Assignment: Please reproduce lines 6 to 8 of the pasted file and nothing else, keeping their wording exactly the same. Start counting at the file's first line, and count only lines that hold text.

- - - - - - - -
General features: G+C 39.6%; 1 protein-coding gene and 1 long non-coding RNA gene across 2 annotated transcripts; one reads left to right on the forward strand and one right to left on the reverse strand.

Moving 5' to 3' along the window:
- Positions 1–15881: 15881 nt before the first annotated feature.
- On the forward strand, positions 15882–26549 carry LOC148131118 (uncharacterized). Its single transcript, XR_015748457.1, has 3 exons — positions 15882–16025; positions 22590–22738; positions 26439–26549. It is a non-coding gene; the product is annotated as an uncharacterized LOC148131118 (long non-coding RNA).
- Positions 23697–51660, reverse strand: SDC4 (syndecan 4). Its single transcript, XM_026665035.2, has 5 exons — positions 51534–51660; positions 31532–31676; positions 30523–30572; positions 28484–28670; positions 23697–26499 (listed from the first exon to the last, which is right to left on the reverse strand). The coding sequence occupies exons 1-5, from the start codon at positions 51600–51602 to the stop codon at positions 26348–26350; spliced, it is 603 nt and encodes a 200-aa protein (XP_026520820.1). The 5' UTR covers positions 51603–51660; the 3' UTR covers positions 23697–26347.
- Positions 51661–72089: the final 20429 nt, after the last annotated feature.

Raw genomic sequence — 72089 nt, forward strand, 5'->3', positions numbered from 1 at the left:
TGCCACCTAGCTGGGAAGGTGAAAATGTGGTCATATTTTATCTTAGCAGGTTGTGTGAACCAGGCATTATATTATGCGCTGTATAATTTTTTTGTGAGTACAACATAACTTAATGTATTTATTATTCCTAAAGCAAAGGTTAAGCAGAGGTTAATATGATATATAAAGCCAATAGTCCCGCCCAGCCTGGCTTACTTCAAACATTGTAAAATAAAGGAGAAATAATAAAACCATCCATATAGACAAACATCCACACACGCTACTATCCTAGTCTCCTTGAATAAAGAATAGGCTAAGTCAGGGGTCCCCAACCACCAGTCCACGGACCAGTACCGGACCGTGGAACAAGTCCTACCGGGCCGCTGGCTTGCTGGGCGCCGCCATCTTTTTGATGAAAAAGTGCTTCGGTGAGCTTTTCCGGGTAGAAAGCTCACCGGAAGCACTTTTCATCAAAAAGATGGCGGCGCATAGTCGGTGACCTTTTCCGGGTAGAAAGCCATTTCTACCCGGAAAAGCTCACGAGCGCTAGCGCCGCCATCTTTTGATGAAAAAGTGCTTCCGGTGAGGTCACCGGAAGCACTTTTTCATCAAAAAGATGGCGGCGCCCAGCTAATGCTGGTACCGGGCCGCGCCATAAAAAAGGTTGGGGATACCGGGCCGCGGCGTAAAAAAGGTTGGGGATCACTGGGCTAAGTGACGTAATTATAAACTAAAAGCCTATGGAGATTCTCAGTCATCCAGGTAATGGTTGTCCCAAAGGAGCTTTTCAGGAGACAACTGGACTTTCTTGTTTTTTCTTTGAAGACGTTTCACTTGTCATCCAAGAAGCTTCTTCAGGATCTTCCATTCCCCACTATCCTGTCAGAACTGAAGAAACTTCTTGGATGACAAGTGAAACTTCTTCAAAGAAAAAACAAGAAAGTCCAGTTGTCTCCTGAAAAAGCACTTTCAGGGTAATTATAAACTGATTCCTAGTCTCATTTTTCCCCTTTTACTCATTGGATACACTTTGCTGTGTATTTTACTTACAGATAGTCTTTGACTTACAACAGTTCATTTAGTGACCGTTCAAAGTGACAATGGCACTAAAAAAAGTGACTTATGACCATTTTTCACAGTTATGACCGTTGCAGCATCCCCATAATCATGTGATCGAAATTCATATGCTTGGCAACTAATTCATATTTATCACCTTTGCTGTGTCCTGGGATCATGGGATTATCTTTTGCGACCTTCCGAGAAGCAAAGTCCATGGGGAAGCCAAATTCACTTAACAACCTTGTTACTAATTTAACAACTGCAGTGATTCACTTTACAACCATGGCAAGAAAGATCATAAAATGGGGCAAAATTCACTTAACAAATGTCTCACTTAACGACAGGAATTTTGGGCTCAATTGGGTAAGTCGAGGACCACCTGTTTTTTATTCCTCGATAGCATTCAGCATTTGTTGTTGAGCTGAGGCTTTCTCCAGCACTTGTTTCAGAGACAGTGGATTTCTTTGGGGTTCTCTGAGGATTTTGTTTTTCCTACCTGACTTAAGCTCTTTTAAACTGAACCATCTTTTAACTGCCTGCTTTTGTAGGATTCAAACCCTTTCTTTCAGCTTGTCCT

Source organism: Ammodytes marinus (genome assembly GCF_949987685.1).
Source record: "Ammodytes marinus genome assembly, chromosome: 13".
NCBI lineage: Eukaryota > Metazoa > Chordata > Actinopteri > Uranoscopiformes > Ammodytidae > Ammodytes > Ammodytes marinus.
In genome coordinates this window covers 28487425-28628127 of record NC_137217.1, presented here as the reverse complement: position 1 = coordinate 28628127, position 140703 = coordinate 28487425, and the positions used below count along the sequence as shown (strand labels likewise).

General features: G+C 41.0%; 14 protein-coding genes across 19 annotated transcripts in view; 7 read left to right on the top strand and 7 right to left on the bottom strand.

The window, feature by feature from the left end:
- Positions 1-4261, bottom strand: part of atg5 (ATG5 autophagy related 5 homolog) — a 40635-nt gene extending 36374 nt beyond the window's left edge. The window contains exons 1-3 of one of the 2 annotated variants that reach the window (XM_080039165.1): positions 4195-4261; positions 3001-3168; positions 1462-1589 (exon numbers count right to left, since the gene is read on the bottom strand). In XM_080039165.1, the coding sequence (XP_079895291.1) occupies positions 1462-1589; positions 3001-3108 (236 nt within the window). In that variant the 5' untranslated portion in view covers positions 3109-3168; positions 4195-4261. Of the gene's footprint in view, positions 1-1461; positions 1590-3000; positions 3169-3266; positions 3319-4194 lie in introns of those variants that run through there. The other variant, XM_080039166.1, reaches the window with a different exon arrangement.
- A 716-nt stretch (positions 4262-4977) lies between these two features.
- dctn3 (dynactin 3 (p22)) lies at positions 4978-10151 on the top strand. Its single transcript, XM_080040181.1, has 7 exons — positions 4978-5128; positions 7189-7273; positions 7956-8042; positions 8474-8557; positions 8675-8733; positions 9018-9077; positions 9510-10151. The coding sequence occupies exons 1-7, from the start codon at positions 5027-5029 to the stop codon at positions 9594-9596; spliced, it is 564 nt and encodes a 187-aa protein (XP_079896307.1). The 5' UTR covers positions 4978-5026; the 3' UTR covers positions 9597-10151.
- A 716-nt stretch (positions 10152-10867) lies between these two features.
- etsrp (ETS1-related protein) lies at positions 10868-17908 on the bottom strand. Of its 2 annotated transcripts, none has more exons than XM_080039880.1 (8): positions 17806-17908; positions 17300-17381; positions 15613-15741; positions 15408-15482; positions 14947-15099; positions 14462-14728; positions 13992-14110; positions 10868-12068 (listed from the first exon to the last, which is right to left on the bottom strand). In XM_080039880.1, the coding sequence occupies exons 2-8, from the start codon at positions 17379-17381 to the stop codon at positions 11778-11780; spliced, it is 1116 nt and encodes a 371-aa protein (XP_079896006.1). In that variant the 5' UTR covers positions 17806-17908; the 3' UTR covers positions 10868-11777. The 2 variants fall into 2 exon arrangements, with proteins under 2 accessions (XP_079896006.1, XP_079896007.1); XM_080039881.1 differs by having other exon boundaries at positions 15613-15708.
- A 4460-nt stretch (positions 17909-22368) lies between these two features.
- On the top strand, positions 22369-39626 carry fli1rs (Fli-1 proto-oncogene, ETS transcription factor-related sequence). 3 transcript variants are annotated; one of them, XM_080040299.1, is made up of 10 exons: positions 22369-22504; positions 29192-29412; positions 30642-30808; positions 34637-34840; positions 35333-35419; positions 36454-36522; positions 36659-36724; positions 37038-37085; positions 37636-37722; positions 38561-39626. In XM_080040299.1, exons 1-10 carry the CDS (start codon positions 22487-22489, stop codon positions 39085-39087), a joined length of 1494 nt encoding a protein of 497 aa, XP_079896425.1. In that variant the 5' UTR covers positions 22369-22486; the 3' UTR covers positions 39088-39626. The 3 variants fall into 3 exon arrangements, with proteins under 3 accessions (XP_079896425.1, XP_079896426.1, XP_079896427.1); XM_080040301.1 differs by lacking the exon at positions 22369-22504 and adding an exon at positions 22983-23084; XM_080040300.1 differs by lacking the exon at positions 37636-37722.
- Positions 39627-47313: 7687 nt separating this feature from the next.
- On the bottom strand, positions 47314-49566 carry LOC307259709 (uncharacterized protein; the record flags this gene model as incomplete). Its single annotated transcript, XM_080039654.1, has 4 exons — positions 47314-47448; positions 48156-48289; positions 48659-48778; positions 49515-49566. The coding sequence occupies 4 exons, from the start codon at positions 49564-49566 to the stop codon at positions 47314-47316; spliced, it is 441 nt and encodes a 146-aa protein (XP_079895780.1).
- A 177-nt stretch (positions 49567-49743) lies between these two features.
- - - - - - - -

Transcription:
- Positions 51661–72089: the final 20429 nt, after the last annotated feature.

Raw genomic sequence — 72089 nt, forward strand, 5'->3', positions numbered from 1 at the left:
TGCCACCTAGCTGGGAAGGTGAAAATGTGGTCATATTTTATCTTAGCAGGTTGTGTGAACCAGGCATTATATTATGCGCTGTATAATTTTTTTGTGAGTACAACATAACTTAATGTATTTATTATTCCTAAAGCAAAGGTTAAGCAGAGGTTAATATGATATATAAAGCCAATAGTCCCGCCCAGCCTGGCTTACTTCAAACATTGTAAAATAAAGGAGAAATAATAAAACCATCCATATAGACAAACATCCACACACGCTACTATCCTAGTCTCCTTGAATAAAGAATAGGCTAAGTCAGGGGTCCCCAACCACCAGTCCACGGACCAGTACCGGACCGTGGAACAAGTCCTACCGGGCCGCTGGCTTGCTGGGCGCCGCCATCTTTTTGATGAAAAAGTGCTTCGGTGAGCTTTTCCGGGTAGAAAGCTCACCGGAAGCACTTTTCATCAAAAAGATGGCGGCGCATAGTCGGTGACCTTTTCCGGGTAGAAAGCCATTTCTACCCGGAAAAGCTCACGAGCGCTAGCGCCGCCATCTTTTGATGAAAAAGTGCTTCCGGTGAGGTCACCGGAAGCACTTTTTCATCAAAAAGATGGCGGCGCCCAGCTAATGCTGGTACCGGGCCGCGCCATAAAAAAGGTTGGGGATACCGGGCCGCGGCGTAAAAAAGGTTGGGGATCACTGGGCTAAGTGACGTAATTATAAACTAAAAGCCTATGGAGATTCTCAGTCATCCAGGTAATGGTTGTCCCAAAGGAGCTTTTCAGGAGACAACTGGACTTTCTTGTTTTTTCTTTGAAGACGTTTCACTTGTCATCCAAGAAGCTTCTTCAGGATCTTCCATTCCCCACTATCCTGTCAGAACTGAAGAAACTTCTTGGATGACAAGTGAAACTTCTTCAAAGAAAAAACAAGAAAGTCCAGTTGTCTCCTGAAAAAGCACTTTCAGGGTAATTATAAACTGATTCCTAGTCTCATTTTTCCCCTTTTACTCATTGGATACACTTTGCTGTGTATTTTACTTACAGATAGTCTTTGACTTACAACAGTTCATTTAGTGACCGTTCAAAGTGACAATGGCACTAAAAAAAGTGACTTATGACCATTTTTCACAGTTATGACCGTTGCAGCATCCCCATAATCATGTGATCGAAATTCATATGCTTGGCAACTAATTCATATTTATCACCTTTGCTGTGTCCTGGGATCATGGGATTATCTTTTGCGACCTTCCGAGAAGCAAAGTCCATGGGGAAGCCAAATTCACTTAACAACCTTGTTACTAATTTAACAACTGCAGTGATTCACTTTACAACCATGGCAAGAAAGATCATAAAATGGGGCAAAATTCACTTAACAAATGTCTCACTTAACGACAGGAATTTTGGGCTCAATTGGGTAAGTCGAGGACCACCTGTTTTTTATTCCTCGATAGCATTCAGCATTTGTTGTTGAGCTGAGGCTTTCTCCAGCACTTGTTTCAGAGACAGTGGATTTCTTTGGGGTTCTCTGAGGATTTTGTTTTTCCTACCTGACTTAAGCTCTTTTAAACTGAACCATCTTTTAACTGCCTGCTTTTGTAGGATTCAAACCCTTTCTTTCAGCTTGTCCT